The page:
The workhouse was built in 1841 at a cost of 2,689 pounds to accommodate 200 paupers. It consisted of a main building about 200 yards in length and three stories high, together with a general hospital and a fever hospital as well as outhouses and stores etc, it is no longer in existence nor is the village distillery, in operation then. There was a police station: a parish church; the fever hospital still is now the Manse or residence of the Presbyterian minister. There is a graveyard at the southern end or gable of it containing 33 graves of people who died in it, or in the central hospital or in the workhouse. In the famine years porridge was distributed at the workhouse to any person who asked for it provided they had a utensil to carry it away. There was seed potatoes and oats and grass seed distributed, a fee was charged; when the end to these places came, the remaining inmates were transferred to Omagh, the workhouse and other buildings were sold. The Presbyterian Church bought the fever hospital and grounds, to be converted into a residence for their minister.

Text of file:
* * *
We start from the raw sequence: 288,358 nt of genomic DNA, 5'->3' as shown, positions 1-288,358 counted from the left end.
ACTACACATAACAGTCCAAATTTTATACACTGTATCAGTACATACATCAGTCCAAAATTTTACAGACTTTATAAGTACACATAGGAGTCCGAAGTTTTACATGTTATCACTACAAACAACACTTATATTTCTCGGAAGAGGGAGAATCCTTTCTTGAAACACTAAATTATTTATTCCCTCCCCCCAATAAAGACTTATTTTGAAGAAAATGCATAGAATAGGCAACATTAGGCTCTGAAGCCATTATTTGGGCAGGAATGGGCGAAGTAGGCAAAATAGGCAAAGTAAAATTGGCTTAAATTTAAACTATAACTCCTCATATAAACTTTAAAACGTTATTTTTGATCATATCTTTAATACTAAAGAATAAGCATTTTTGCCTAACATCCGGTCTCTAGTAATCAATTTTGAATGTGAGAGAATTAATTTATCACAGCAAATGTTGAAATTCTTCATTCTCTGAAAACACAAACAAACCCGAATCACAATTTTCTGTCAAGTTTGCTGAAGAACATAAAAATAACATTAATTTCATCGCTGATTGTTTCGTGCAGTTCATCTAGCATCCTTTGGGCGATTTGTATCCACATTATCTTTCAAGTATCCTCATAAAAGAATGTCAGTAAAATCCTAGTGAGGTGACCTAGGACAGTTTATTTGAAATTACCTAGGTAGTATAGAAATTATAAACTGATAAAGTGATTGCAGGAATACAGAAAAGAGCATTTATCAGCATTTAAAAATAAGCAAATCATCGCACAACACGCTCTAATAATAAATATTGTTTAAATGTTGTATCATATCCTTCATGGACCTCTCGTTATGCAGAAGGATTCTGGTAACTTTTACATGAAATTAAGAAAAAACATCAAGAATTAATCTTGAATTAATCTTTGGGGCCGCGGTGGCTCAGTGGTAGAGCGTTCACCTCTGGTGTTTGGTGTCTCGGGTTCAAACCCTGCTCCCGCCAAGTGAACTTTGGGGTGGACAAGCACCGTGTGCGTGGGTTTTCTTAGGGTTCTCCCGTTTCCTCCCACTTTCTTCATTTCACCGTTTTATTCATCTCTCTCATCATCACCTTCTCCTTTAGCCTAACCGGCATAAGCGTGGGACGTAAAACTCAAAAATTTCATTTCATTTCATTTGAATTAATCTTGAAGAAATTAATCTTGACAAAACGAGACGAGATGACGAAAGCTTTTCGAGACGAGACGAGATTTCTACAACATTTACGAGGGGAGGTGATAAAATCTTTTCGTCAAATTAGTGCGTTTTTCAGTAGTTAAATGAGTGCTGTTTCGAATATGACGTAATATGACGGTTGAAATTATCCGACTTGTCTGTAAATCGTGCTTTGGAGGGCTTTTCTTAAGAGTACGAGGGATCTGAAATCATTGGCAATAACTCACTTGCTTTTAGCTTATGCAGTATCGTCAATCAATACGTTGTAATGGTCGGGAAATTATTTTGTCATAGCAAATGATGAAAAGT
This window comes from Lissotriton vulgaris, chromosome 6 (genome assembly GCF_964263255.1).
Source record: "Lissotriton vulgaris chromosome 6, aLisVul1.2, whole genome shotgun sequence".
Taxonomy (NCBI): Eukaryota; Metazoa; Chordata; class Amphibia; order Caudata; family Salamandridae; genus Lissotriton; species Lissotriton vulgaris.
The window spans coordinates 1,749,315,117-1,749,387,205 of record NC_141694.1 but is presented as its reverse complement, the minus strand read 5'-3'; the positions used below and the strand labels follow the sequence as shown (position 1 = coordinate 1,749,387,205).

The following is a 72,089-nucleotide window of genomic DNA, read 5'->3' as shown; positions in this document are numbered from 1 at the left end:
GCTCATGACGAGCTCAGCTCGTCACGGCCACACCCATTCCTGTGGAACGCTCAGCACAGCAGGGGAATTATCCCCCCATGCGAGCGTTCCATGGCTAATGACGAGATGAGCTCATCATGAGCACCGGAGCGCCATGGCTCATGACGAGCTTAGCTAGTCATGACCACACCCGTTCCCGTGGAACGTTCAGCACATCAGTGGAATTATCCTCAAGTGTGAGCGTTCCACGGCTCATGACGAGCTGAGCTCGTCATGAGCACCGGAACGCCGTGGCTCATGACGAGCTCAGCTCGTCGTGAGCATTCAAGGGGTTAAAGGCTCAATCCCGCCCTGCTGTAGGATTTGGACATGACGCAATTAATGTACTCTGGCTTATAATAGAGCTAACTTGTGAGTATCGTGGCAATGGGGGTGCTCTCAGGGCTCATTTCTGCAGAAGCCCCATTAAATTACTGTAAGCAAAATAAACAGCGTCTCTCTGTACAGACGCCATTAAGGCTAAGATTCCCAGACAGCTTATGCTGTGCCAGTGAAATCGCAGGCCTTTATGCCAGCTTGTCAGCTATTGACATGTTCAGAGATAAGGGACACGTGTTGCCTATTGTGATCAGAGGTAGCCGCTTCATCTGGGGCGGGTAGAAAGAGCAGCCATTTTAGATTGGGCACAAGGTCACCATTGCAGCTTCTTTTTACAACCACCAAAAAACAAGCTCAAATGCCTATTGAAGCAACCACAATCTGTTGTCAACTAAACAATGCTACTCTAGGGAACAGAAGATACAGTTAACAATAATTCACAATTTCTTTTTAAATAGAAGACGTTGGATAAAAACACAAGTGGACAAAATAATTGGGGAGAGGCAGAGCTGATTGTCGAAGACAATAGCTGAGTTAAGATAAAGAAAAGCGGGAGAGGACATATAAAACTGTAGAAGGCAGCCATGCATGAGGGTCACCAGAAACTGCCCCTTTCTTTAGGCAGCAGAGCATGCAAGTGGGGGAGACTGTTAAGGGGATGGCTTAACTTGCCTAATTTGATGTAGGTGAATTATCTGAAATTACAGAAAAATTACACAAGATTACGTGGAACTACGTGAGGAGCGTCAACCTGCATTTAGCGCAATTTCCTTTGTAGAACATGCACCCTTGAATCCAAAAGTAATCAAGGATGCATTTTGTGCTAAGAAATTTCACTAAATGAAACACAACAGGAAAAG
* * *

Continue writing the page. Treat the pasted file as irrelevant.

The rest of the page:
While all the knocking down and leveling of the site was taking place the Parish Priest had a home fitted up for himself, it was part of the workhouse. The Minister had about the same time moved into his and some strangers were told one day at that time, that religion was in a bad way about Gortin at present, for the Presbyterian minister was in the fever hospital and the Parish Priest was in the workhouse. There was a Tannery about 100 years ago, hides and skins were tanned from a substance obtained from the bark of oak trees; the oak bark was steeped in pits, built of stone and lime, are still traceable in a yard in the village. The leather made here was used for making harness for horses as well as boots and shoes, which were made locally. There was a company of Imperial yeomanry stationed here about 150 years ago, whose principle duty seemed to be of searching for illicit spirits or poteen; the yeomanry were supplied with a metal badge worn on their uniform about the same size as the badge worn by taxi drivers and had embossed on it the words, "Gortin Imperial Yeomanry".